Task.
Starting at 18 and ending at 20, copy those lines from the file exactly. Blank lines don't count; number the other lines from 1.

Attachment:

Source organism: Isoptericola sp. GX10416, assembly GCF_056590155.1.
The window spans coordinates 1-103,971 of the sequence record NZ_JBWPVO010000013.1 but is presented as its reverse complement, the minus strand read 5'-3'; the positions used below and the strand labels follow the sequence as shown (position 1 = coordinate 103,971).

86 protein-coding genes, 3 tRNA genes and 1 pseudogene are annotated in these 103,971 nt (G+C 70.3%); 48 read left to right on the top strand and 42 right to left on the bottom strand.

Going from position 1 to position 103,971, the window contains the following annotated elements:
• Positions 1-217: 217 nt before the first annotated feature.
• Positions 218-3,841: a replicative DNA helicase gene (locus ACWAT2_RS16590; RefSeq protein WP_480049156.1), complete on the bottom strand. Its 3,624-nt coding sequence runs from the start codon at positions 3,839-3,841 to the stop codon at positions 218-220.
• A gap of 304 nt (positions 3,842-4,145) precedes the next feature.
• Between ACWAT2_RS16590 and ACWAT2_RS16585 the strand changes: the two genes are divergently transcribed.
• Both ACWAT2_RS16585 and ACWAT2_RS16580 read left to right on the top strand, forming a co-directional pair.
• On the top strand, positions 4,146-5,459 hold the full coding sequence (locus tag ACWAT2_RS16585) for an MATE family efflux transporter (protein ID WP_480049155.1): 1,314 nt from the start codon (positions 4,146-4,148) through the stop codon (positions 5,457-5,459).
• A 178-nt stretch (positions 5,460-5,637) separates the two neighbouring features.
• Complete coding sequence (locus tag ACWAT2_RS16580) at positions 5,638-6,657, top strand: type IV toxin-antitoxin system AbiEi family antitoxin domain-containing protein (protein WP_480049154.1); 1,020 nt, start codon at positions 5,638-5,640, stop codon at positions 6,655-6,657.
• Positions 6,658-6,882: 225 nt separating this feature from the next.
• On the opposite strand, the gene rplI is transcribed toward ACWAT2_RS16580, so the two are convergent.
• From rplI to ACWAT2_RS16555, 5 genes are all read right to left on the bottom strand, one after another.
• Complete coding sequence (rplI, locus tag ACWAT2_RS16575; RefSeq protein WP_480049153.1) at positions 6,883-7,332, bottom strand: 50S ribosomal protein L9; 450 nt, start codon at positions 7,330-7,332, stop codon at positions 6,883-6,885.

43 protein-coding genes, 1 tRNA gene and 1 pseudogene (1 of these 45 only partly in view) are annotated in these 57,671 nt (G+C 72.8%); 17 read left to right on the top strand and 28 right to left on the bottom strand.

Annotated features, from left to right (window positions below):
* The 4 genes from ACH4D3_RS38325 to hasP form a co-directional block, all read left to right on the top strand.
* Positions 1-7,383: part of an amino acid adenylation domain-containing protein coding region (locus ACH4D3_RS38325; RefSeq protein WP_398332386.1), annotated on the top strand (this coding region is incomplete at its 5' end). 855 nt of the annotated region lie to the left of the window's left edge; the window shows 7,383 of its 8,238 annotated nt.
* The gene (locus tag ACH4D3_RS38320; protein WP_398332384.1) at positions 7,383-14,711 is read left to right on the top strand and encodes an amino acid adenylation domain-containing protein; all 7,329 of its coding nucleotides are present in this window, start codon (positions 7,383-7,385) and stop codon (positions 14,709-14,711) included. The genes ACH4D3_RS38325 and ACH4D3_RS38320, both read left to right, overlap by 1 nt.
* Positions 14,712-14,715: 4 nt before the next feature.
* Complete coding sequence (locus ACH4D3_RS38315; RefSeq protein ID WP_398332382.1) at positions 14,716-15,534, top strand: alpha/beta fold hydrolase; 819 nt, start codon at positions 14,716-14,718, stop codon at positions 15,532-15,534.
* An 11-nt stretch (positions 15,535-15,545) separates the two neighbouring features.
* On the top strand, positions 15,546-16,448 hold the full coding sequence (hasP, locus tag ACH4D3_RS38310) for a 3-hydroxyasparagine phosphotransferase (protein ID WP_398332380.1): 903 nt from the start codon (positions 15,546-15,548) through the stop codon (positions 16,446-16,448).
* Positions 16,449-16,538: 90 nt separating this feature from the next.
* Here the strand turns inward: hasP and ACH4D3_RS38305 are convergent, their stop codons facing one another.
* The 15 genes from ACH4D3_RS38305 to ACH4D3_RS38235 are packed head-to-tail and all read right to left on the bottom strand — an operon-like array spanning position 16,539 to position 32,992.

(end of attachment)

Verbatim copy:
Annotated features, from left to right (window positions below):
* The 4 genes from ACH4D3_RS38325 to hasP form a co-directional block, all read left to right on the top strand.
* Positions 1-7,383: part of an amino acid adenylation domain-containing protein coding region (locus ACH4D3_RS38325; RefSeq protein WP_398332386.1), annotated on the top strand (this coding region is incomplete at its 5' end). 855 nt of the annotated region lie to the left of the window's left edge; the window shows 7,383 of its 8,238 annotated nt.